Welcome to LinuxQuestions.org, a friendly and active Linux Community.
You are currently viewing LQ as a guest. By joining our community you will have the ability to post topics, receive our newsletter, use the advanced search, subscribe to threads and access many other special features. Registration is quick, simple and absolutely free. Join our community today!
Note that registered members see fewer ads, and ContentLink is completely disabled once you log in.
If you have any problems with the registration process or your account login, please contact us. If you need to reset your password, click here.
Having a problem logging in? Please visit this page to clear all LQ-related cookies.
Introduction to Linux - A Hands on Guide
This guide was created as an overview of the Linux Operating System, geared toward new users as an exploration tour and getting started guide, with exercises at the end of each chapter.
For more advanced trainees it can be a desktop reference, and a collection of the base knowledge needed to proceed with system and network administration. This book contains many real life examples derived from the author's experience as a Linux system and network administrator, trainer and consultant. They hope these examples will help you to get a better understanding of the Linux system and that you feel encouraged to try out things on your own.
Click Here to receive this Complete Guide absolutely free.
* Puppy will easily install to USB, Zip or hard drive media.
* Booting from CD, Puppy will load totally into RAM so that the CD drive is then free for other purposes.
* Booting from CD, Puppy can save everything back to the CD, no need for a hard drive.
* Booting from USB, Puppy will greatly minimise writes, to extend the life of Flash devices indefinitely.
* Puppy will be extremely friendly for Linux newbies.
* Puppy will boot up and run extraordinarily fast.
* Puppy will have all the applications needed for daily use.
* Puppy will just work, no hassles.
* Puppy will breathe new life into old PCs
Would you recommend the product? yes | Price you paid?: D/L | Rating: 9
Fast, LiveCD, saves session to LiveCD
Short story : Puppy saves your session info to the LiveCD you boot from (even plain CDRs) - this rocks.
For such a small distro it has a lot of stuff and includes easy to use configuration utilities. Previously I used damnsmalllinux (also good) but I must say, on my systems given my experience I like this better.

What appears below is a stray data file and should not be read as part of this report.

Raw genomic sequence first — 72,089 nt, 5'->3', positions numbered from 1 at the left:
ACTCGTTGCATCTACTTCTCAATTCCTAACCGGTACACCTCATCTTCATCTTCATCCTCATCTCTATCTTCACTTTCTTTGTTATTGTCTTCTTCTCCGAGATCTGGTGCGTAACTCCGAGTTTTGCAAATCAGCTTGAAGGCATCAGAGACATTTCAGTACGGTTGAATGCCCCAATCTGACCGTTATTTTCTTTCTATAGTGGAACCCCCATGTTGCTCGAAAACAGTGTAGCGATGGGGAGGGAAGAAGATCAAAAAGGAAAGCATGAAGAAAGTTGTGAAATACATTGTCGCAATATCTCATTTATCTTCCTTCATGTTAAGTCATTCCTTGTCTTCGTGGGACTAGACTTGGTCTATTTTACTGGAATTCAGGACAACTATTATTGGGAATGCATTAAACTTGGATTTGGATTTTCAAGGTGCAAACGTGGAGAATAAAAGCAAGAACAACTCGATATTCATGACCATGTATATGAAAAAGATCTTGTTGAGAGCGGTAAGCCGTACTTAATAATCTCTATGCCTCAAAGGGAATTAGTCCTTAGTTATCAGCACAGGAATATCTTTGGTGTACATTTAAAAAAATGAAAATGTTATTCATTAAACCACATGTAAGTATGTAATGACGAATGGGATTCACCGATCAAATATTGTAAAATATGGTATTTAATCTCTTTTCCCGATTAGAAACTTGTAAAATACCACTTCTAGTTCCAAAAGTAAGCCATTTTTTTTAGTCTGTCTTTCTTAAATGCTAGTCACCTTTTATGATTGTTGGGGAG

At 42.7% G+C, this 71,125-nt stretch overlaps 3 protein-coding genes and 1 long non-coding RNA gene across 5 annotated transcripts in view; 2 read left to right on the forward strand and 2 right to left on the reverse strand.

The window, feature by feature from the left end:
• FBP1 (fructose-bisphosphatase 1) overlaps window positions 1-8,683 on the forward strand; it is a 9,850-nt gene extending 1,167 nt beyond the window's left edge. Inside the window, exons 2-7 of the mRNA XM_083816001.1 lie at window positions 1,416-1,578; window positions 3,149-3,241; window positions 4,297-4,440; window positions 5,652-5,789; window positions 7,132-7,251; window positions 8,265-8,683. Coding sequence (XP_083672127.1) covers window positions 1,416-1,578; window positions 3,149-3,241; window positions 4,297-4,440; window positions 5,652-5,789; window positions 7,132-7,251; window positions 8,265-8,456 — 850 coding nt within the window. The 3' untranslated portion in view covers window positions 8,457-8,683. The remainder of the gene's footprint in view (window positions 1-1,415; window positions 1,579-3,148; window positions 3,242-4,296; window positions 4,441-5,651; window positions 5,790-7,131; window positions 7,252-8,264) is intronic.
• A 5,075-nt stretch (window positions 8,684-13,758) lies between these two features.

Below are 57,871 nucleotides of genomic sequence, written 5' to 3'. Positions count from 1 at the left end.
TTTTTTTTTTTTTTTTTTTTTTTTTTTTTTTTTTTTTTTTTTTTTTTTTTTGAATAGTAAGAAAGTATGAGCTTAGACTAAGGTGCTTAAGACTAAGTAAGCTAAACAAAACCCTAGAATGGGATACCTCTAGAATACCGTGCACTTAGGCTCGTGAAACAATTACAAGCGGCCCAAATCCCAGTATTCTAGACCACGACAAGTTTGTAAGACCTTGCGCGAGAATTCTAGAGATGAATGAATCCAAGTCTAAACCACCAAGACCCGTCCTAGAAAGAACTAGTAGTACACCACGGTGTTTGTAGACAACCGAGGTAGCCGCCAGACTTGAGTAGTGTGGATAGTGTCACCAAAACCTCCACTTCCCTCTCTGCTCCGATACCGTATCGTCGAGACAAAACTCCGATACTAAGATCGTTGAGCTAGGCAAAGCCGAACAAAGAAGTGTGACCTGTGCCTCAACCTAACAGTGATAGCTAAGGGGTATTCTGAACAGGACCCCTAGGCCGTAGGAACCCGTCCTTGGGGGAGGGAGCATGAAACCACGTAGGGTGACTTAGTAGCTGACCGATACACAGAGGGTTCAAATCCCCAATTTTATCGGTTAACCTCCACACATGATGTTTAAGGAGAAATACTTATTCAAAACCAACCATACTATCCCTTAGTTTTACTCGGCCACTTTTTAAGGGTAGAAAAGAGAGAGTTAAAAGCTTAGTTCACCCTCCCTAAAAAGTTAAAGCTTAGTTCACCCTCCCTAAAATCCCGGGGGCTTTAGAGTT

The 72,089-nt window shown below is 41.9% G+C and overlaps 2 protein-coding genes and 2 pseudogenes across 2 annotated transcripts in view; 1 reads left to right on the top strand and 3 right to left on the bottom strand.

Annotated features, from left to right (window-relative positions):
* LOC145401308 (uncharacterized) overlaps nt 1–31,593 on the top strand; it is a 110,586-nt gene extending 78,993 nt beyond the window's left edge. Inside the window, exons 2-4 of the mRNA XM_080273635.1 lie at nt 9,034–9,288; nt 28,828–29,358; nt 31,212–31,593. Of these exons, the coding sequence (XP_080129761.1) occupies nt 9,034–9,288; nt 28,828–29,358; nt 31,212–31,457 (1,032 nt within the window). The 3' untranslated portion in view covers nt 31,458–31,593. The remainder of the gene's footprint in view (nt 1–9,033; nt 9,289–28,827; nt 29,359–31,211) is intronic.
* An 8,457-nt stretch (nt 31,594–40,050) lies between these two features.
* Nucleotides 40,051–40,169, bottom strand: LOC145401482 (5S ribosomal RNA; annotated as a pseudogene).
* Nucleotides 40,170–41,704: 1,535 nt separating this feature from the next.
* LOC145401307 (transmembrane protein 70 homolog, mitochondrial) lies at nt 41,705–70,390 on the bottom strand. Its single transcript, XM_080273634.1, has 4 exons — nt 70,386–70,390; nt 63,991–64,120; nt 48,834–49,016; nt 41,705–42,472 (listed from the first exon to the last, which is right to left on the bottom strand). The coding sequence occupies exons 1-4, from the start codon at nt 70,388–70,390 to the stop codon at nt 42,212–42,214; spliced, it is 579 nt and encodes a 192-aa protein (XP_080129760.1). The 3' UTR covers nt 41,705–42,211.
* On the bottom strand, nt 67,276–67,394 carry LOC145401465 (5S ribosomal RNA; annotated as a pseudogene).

Also just came from Ubuntu/Suse/Mandrake so the non-bloated fast booting feel is very nice.
Would you recommend the product? yes | Price you paid?: None indicated | Rating: 0
Fast. Versatile. Works on antique machines, giving them a new lease of life.
I don't think there really are any real cons except perhaps documentation on newer stuff.
My introduction to Puppy was Version 2.02, which I'm still using - although I downloaded 70megs or so ISO of 2.10 recently.
Unbelievably fast, because it loads everything it can into RAM, and what's left over it uses a swap file for. If it can't find one on anything that remotely looks like a drive, it creates one :D
Tried it on a couple of old Aptivas with AMD K6-2 450 and 500 meg processors and 128megs of RAM.
Even ran on a Pentium 100 with 64Mb of not exactly fast RAM :) And an old Twinhead P-266MMX with 64Mb of RAM. Both of those were surprisingly fast, certainly faster than their native Windows - and every other Linux distro I've tried.
With the ability to create a persistent file to save not just personal stuff but also downloads, it makes a great portable OS which you can put on one of those floppy sized CDs and run on any machine without wrecking it. You can even create your own custom CD if you want, though I haven't bothered, I'm having too much fun :)
This personal "save" file can be enlarged in size as and when necessary, and it can be written to IDE or USB hard drives (and USB pen drives), but not to the network.
They can be backed up across a network though, burned to CDs or DVDs for portability and archiving, and multiple saved files can be stored in the one location for selection on start-up for different customisations, although the how to do that is discovered by trial and error - in my case anyway :)
The save file is actually an ext3 file system in a container.
It is possible to install the OS to an HDD, although strictly speaking it isn't necessary to do so. I found that it was actually faster as a lean, mean 70 Mb live distro loaded into RAM. You would expect that, anyway.
You can install Grub if you wish to boot an installed version co-existing with another OS, and to prove that, I have four slightly different Puppies as well as Windows2000 on one HDD rack :)
Provided with the basic OS is the excellent Gparted Partition Manager, and a wealth of tools, some specially written for the OS, which was originally developed in Australia by university lecturer Barry Kauler. On start-up the hardware detection is quite brilliant, with a number of GUI setup wizards.
There is also a user based community at work developing various "office" versions with simplified menuing more familiar to that "other" operating system; I wish them well in their endeavours.
With the work going on in a number of Linux communities, and also with PC-BSD, surely something will click sooner or later with the commercial office world?
Good stuff folks, keep it up. :) :D
And you dear reader, go check it out. I think you'll be amazed :)
Would you recommend the product? yes | Price you paid?: None indicated | Rating: 10
Does exactly as advertised!
Haven't found any.
Running a very old machine, PII(?) type processor with 192 Mb of ram, loads into ram and runs smoothly and very fast. Much better than DamnSmallLinux. Running PuppyLinux 2.10. Just follow the simple directions as described on Puppy website. So if you have an old machine with a crashed HD, no problem, it will work.